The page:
Heart failure’s cost runs deep for patients, families and Canada’s healthcare system.
Does your team have up-to-date, evidence-based clinical standards in place to drive optimal outcomes for your patients?
Heart failure is a progressive disease. Mortality rates are high.
With each hospitalization, the risk of readmission rises and life expectancy decreases. Within 30 days of discharge, 21% of heart failure patients are readmitted for follow-up care.5
When structured into better tools and processes, this new knowledge can make a difference in treating heart failure and preventing hospital readmissions. But only if it makes it to the patient.
The Canadian Heart Failure Society (CHFS) has partnered with Think Research to update their standard heart failure Order Sets to align with up-to-date, evidence-based research.
Each time patients are admitted, they are back in the hospital 1 month faster than the last time.
Hospital Admissions: A Key Stage to Improve Heart Failure Outcomes
“There’s often a tendency to just say, ‘Let’s wait until we see the patient back in the clinic in a couple of weeks after hospital discharge.’ But the reality is that so often things are incredibly busy in the outpatient setting and many patients never get started on the right medications if we delay. Our message is to act now and help patients get the greatest benefits as early as possible.”
In this audio clip, Dr. Shelley Zieroth, President of the Canadian Heart Failure Society, describes how discharge coordination, an ongoing coordinated focus on outpatient care, and optimized, guideline-directed medical therapy can change the long-term trajectory for a patient’s heart failure journey.
Admissions are a critical stage in treating heart failure, and provide a unique opportunity to improve care for patients with this condition.
Strategies to reduce readmission rates include early patient discharge planning and scheduling follow-up appointments prior to discharge. Refer to the heart failure discharge checklist on the Order Set for a complete discharge bundle.
Patients should be provided with self-care tools before discharge. Detecting subtle changes in symptoms early is a key skill for heart failure patients to develop and integrate in their daily lives.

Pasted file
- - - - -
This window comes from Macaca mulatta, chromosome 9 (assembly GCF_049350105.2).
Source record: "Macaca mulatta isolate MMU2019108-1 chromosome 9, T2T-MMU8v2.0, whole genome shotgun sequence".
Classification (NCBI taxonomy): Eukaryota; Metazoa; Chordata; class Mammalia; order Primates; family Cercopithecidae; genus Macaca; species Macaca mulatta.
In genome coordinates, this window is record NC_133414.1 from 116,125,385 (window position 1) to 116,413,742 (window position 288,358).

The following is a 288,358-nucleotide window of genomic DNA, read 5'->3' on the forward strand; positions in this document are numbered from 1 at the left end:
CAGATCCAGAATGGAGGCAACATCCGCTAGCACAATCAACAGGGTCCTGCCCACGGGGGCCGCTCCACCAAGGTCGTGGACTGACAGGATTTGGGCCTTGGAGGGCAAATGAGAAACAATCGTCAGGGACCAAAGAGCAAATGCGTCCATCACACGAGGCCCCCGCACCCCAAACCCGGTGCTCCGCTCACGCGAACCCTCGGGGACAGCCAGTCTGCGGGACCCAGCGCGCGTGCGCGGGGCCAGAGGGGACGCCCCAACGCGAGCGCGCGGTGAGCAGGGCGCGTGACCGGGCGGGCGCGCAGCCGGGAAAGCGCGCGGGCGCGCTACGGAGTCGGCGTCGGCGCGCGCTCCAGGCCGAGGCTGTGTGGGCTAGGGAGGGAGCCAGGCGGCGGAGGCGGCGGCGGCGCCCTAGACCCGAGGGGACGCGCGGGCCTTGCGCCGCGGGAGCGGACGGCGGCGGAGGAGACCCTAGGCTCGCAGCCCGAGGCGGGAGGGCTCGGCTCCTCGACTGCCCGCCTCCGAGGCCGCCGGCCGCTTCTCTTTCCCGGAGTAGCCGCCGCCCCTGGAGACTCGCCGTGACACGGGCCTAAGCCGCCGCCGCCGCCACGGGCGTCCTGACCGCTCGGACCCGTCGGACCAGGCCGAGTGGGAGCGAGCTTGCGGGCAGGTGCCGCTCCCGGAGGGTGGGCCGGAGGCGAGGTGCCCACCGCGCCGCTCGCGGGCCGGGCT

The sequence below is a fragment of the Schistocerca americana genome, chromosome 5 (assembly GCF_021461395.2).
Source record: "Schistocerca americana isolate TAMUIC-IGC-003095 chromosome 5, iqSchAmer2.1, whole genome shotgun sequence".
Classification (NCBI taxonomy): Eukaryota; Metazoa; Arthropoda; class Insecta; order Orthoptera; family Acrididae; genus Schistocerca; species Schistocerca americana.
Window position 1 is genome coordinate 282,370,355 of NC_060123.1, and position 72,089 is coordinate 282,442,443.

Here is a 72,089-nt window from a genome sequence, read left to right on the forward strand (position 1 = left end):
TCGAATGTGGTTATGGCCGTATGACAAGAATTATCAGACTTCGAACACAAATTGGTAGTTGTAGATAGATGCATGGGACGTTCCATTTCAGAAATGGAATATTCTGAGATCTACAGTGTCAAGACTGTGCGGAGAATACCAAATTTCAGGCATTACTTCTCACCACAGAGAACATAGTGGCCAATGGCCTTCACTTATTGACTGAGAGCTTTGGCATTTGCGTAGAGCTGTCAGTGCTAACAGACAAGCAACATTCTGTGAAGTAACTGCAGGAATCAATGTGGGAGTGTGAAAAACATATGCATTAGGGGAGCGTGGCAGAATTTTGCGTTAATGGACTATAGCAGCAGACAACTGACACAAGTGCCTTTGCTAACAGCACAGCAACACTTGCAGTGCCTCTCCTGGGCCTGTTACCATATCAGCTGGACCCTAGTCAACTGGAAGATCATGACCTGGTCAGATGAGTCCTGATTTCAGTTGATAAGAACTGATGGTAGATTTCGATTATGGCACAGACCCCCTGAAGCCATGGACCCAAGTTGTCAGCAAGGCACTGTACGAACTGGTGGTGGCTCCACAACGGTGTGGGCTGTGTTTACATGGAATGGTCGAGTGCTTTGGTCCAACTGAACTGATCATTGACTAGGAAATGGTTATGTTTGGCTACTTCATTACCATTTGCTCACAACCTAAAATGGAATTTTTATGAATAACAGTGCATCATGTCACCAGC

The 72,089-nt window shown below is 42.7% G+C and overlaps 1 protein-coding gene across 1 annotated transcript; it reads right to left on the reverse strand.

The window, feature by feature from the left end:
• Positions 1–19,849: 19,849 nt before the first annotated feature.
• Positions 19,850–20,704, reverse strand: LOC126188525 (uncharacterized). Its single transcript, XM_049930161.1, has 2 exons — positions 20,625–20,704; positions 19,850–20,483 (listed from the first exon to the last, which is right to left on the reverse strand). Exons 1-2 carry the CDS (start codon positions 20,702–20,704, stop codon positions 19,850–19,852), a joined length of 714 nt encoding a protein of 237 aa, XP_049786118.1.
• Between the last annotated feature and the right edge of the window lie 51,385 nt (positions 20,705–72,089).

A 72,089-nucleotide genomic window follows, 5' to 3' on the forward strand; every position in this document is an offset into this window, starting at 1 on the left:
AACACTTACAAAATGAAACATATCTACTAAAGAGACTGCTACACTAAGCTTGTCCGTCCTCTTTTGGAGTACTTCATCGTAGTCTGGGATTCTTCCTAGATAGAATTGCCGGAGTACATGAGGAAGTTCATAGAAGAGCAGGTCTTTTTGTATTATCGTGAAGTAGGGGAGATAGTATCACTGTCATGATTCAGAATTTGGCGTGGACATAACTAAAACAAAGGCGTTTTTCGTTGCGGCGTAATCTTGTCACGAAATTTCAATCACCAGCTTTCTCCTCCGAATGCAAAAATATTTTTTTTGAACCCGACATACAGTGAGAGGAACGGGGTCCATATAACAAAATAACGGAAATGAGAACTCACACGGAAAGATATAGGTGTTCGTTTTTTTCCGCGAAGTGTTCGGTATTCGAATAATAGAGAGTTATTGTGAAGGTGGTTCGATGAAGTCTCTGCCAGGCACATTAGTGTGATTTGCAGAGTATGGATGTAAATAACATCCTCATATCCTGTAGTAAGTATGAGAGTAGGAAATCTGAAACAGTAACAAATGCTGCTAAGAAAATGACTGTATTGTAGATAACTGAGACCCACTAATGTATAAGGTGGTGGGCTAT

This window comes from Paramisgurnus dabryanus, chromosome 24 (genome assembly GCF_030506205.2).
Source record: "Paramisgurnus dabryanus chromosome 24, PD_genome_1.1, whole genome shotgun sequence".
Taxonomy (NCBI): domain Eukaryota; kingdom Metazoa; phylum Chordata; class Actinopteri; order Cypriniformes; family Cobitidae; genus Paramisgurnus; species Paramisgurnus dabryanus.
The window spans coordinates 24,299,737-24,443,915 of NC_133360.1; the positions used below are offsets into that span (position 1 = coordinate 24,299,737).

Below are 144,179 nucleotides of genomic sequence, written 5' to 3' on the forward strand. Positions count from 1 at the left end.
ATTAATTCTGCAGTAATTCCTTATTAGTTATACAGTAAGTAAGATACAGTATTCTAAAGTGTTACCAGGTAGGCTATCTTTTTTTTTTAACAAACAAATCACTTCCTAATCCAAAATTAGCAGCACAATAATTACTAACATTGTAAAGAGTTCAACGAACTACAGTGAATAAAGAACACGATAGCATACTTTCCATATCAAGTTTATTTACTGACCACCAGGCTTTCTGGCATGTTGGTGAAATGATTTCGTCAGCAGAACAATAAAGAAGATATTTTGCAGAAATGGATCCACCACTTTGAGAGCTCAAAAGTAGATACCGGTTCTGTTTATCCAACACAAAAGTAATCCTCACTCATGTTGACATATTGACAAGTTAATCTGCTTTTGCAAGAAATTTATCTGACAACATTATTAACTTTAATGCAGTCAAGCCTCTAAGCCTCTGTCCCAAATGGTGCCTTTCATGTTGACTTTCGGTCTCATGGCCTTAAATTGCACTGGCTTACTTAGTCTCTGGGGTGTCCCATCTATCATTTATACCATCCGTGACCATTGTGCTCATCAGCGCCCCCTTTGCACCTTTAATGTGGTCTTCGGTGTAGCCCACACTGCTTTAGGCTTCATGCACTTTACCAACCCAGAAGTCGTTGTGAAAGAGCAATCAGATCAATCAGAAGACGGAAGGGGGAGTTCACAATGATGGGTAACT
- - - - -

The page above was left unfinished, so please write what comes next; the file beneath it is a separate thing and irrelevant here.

Daily diary use is a proven method to keep track of symptoms and recognize early signs of decompensation. Greater diary use is associated with better heart failure outcomes and longer survival rates.
CHFS has collaborated with patients to develop a Patient Diary to accompany them on their journey. We encourage healthcare professionals to download the document and provide it to their patients at discharge
Clinical trials involving guideline-directed medical therapies (GDMT) have been shown to improve patient outcomes and reduce costs to healthcare systems.
Inertia, however, is a known barrier to instituting evidence-based therapies. Clinicians and health systems have many priorities and commitments. The time required to update documentation and train clinical staff can easily become the positive intention that is months or years delayed.
Think Research’s Order Sets™ make it easy to keep your clinical protocols in line with the latest evidence-based recommendations. That’s why CHFS has partnered with Think Research to update their heart failure order set and make these new findings easily accessible.
Existing client partners within Think Research’s network may work with their in-house clinical and customer service teams to localize, implement and maintain the new CHFS Order Set.
You can still access the updated Order Set guideline. Think Research staff are available to answer any implementation questions you may have.
A digital event hosted by the Canadian Heart Failure Society
The Canadian Heart Failure Society’s (CHFS) mission is to improve patient care through research, advocacy, education and the development of best practices in the field of heart failure disorders.
Clinical Professor of Medicine, University of Calgary
Libin Cardiovascular Institute of Alberta, South Health Campus, Calgary
Past & Founding President, Canadian Heart Failure Society
Associate Professor, Cardiology, University of Manitoba
Director, SBH HF and Transplant Clinics
Head, Medical HF Program, WRHA Cardiac Sciences
President, Canadian Heart Failure Society
Medical Co-Director, Heart Function and Rapid Cardiology Assessment Clinic
Cardiologist, Sunnybrook Health Sciences Centre
Assistant Professor, University of Toronto
1, 2) 2017 Heart disease in Canada: Highlights from the Canadian Chronic Disease Surveillance System.
3) A snapshot of Health in Canada as Demonstrated by Top 10 Lists. Canadian institute for Health Information. Hospital Stays in Canada (2017–18).
4) Canadian institute for Health Information. Hospital Stays in Canada (2017–18).
5) O’Connor, Christopher M. “High Heart Failure Readmission Rates: Is it the Health System’s Fault?” JACC: Heart Failure, May 2017
6) Bakal, Jeffrey A., et al. “Heart Failure Re-Admission: Measuring the Ever Shortening Gap between Repeat Heart Failure Hospitalizations.” PLoS ONE, vol. 9, no. 9, 2014, doi:10.1371/journal.pone.0106494.
7) Ivabradine use more consistent in HF patients with in-hospital recommendation
This content was exclusively developed by the Canadian Heart Failure Society, a not-for-profit medical society that receives support from commercial partners to support their educational activities. For more information click here.